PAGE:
Mastodon vs Twitter. The public loves to put a VS between entities, as if things are always in opposition to each other’s. At Boiling Steam, we use both, or rather, I use both since I am responsible for the communications on such networks. I am not going to go in a lengthy rant about why Twitter sucks in multiple ways, but if you were to make a short list:

  • Twitter is well known to censor certain opinions.
  • Twitter does not apply clear policies across the board. What seems OK for someone else may not be OK for you.
  • Twitter uses tricks like shadowbanning, and directly influences what things trend over others.

Where there is a concentration of power, these things are bound to happen. But today, I am more interested in the actual user experience, especially when it comes to a publication like us.

Using Mastodon and Twitter

Our approach, for now I think about 2 years, has been to treat Mastodon as the key target network because of all its advantages. It’s FOSS, it’s part of ActivityPub… For those who are not familiar with it, ActivityPub is a decentralized social networking protocol (and an official W3C recommended standard), using a server/client structure communicating through a documented API interface, encouraging decentralization. It does what it claims, and there is anyway an audience on this side of the world too, especially when it comes to Linux users and gamers.

Then again, there is no reason for us not to send the same content (or at least most of it) to Twitter as well. We can expand our reach to where our readers are. We certainly cannot expect everyone to be on Mastodon (or even know about it!), while we certainly always encourage people to move to more decentralized platforms when possible.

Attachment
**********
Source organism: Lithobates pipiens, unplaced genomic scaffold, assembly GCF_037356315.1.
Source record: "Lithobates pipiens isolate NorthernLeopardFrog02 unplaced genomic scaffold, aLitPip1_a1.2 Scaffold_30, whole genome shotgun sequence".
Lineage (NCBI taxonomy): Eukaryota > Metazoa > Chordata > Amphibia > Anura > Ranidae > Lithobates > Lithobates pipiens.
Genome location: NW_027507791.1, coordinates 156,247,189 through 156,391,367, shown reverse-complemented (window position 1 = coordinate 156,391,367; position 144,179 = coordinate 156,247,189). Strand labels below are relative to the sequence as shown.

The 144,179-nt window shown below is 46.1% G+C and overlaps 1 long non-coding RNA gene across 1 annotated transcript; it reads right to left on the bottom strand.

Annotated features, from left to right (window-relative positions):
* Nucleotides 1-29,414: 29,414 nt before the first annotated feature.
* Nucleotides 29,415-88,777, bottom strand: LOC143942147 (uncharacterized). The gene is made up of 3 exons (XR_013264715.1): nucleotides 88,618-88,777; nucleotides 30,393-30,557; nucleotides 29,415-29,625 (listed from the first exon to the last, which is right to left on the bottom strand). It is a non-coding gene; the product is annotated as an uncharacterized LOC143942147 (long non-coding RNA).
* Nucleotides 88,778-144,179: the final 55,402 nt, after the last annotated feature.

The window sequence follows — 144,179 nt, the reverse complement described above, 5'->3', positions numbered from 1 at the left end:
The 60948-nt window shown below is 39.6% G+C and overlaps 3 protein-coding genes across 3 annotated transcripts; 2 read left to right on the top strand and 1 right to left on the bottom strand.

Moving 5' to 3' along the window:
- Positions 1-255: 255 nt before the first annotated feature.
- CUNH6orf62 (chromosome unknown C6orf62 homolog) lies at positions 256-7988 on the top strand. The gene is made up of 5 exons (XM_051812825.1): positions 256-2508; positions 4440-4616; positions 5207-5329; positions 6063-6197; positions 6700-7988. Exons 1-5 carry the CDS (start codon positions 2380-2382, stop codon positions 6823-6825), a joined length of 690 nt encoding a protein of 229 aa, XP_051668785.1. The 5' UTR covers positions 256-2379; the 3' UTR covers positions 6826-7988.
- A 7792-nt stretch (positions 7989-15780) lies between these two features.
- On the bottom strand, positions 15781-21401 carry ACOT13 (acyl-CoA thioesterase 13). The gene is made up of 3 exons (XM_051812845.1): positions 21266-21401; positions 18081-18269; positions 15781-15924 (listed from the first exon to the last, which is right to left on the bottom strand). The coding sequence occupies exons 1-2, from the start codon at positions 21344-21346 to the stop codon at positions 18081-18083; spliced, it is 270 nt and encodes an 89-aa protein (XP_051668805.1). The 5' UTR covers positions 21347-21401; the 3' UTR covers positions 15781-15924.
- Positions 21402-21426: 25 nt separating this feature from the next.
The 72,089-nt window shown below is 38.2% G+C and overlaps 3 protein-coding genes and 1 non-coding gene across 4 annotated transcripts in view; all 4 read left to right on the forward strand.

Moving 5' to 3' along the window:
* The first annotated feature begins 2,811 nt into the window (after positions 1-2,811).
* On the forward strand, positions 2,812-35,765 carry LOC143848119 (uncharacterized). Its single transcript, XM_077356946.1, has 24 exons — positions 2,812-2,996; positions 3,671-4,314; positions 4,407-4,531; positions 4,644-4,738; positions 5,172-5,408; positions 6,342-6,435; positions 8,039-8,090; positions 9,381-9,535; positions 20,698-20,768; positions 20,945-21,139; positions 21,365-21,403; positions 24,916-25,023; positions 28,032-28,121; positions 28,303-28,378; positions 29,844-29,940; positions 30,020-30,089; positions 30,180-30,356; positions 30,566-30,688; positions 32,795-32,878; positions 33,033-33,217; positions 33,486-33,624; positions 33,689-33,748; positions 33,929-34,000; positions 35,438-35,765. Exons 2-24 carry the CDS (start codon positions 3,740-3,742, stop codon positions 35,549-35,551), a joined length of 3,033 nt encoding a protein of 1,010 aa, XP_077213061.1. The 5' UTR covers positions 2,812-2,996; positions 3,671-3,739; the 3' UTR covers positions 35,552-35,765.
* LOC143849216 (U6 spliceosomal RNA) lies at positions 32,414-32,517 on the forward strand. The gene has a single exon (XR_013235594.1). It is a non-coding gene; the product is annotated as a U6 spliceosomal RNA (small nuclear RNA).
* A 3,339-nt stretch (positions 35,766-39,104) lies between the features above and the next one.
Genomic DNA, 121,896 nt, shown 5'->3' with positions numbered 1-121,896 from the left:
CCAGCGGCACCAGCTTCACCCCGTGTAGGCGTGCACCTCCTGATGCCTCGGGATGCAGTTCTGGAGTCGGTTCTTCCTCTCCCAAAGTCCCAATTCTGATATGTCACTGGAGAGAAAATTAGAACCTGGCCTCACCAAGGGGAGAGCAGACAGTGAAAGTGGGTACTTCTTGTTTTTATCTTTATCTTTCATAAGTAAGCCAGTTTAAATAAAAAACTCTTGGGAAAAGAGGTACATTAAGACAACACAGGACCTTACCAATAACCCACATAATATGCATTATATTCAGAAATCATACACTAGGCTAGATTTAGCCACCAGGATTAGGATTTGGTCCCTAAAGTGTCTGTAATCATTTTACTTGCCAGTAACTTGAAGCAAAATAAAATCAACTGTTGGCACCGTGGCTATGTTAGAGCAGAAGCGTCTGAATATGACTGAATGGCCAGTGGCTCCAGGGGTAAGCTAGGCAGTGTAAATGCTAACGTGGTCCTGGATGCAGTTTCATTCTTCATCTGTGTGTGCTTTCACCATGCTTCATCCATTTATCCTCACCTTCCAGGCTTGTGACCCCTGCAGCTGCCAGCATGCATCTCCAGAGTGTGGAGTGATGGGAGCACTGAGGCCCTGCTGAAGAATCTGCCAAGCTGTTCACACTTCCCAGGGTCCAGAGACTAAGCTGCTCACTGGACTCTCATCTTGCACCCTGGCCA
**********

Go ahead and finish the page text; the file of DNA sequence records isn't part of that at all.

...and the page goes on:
So, in practice, what did we learn from these past few years?

Audience

Certainly unusual, we actually have a much bigger audience now on Mastodon than on Twitter. We just crossed the 1100 followers mark on Mastodon, while we are at 1/5 of that on Twitter.

The profile page of Boiling Steam on Mastodon

And despite broadcasting the exact same content on both networks! The growth of the audience is also much faster on Mastodon, with approximately 2 to 3% followers increase every week. On Twitter, it’s usually at 1% or less. This probably means the gap between our following on both platforms will continue to grow, unless something changes on the Twitter side. Now, do I believe that all of these Mastodon accounts are legitimate? Nope. There’s quite a few accounts with zero followers and zero comments. Those could be bots or accounts created by scripts for spamming, tracking or other reasons.

Twitter: the “like” network. Mastodon: the “reblog” network.

There are quite a few differences as to how people use Twitter and Mastodon, and this shows in the engagement metrics. By engagement, I mean whether people react to the content we disseminate out there. There are two simple actions that are common between both platforms:

  • Appreciation: Like (a heart on Twitter) / Favorite (a star on Mastodon)
  • Spread: Retweet on Twitter / Reblog on Mastodon

For both Twitter and Mastodon, you should expect that the most common interaction will be the Appreciation. This gives you an indication if whatever you are sharing is somehow worthy (validation), but it does not expand your reach as nobody else will see it.

What you strive for is Spread, as this will cascade your content to followers of followers (snowball effect).

Let’s compare how users behave across both networks (the numbers are from a few months ago):

  • Mastodon Appreciation: over the past 2 months, about 100 favorites for a follower base of about 900 = 11% like/follower ratio.
  • Twitter Appreciation: over the past 2 months, about 70 likes for a user base around 180 on average= 38% like/follower ratio.

Over the same period this is the what it looks like for active spreading of posts:

  • Mastodon Spread: 75 reblogs out of 900 followers = 8% reblog ratio
  • Twitter Spread: 20 retweets out of 180 followers = 11% retweet ratio